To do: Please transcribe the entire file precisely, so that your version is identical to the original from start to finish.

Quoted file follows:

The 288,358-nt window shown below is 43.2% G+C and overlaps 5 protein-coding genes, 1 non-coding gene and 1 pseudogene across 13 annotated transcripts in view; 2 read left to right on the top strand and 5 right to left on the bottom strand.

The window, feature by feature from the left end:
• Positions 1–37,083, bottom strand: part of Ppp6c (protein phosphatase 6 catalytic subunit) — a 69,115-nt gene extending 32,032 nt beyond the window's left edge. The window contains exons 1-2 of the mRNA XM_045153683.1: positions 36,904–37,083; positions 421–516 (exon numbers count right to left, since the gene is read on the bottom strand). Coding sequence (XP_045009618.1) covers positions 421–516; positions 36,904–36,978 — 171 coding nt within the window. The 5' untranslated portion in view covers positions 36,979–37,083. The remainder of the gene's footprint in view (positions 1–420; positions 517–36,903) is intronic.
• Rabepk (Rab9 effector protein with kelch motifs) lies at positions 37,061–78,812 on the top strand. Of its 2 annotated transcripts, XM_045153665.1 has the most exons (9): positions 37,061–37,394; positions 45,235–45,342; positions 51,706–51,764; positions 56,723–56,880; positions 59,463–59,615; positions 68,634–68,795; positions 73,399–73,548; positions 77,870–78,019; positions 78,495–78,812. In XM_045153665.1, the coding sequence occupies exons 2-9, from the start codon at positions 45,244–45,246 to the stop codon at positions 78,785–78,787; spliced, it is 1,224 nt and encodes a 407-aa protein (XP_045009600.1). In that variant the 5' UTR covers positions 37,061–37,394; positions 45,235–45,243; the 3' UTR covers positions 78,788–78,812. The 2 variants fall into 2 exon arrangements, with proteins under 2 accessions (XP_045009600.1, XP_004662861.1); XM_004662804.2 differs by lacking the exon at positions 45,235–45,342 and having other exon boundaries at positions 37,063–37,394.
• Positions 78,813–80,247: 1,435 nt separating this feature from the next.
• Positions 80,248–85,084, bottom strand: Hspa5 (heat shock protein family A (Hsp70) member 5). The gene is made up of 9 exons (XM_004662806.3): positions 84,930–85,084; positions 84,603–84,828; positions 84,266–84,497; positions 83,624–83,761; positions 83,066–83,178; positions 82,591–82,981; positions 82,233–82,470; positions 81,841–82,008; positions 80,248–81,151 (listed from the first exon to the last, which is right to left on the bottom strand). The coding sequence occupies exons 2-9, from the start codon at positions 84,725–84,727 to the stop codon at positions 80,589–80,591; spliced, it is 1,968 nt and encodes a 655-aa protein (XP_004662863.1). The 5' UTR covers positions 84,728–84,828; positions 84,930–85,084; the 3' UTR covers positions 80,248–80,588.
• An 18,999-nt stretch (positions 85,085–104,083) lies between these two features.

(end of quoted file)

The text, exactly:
The 288,358-nt window shown below is 43.2% G+C and overlaps 5 protein-coding genes, 1 non-coding gene and 1 pseudogene across 13 annotated transcripts in view; 2 read left to right on the top strand and 5 right to left on the bottom strand.

The window, feature by feature from the left end:
• Positions 1–37,083, bottom strand: part of Ppp6c (protein phosphatase 6 catalytic subunit) — a 69,115-nt gene extending 32,032 nt beyond the window's left edge. The window contains exons 1-2 of the mRNA XM_045153683.1: positions 36,904–37,083; positions 421–516 (exon numbers count right to left, since the gene is read on the bottom strand). Coding sequence (XP_045009618.1) covers positions 421–516; positions 36,904–36,978 — 171 coding nt within the window. The 5' untranslated portion in view covers positions 36,979–37,083. The remainder of the gene's footprint in view (positions 1–420; positions 517–36,903) is intronic.
• Rabepk (Rab9 effector protein with kelch motifs) lies at positions 37,061–78,812 on the top strand. Of its 2 annotated transcripts, XM_045153665.1 has the most exons (9): positions 37,061–37,394; positions 45,235–45,342; positions 51,706–51,764; positions 56,723–56,880; positions 59,463–59,615; positions 68,634–68,795; positions 73,399–73,548; positions 77,870–78,019; positions 78,495–78,812. In XM_045153665.1, the coding sequence occupies exons 2-9, from the start codon at positions 45,244–45,246 to the stop codon at positions 78,785–78,787; spliced, it is 1,224 nt and encodes a 407-aa protein (XP_045009600.1). In that variant the 5' UTR covers positions 37,061–37,394; positions 45,235–45,243; the 3' UTR covers positions 78,788–78,812. The 2 variants fall into 2 exon arrangements, with proteins under 2 accessions (XP_045009600.1, XP_004662861.1); XM_004662804.2 differs by lacking the exon at positions 45,235–45,342 and having other exon boundaries at positions 37,063–37,394.
• Positions 78,813–80,247: 1,435 nt separating this feature from the next.
• Positions 80,248–85,084, bottom strand: Hspa5 (heat shock protein family A (Hsp70) member 5). The gene is made up of 9 exons (XM_004662806.3): positions 84,930–85,084; positions 84,603–84,828; positions 84,266–84,497; positions 83,624–83,761; positions 83,066–83,178; positions 82,591–82,981; positions 82,233–82,470; positions 81,841–82,008; positions 80,248–81,151 (listed from the first exon to the last, which is right to left on the bottom strand). The coding sequence occupies exons 2-9, from the start codon at positions 84,725–84,727 to the stop codon at positions 80,589–80,591; spliced, it is 1,968 nt and encodes a 655-aa protein (XP_004662863.1). The 5' UTR covers positions 84,728–84,828; positions 84,930–85,084; the 3' UTR covers positions 80,248–80,588.
• An 18,999-nt stretch (positions 85,085–104,083) lies between these two features.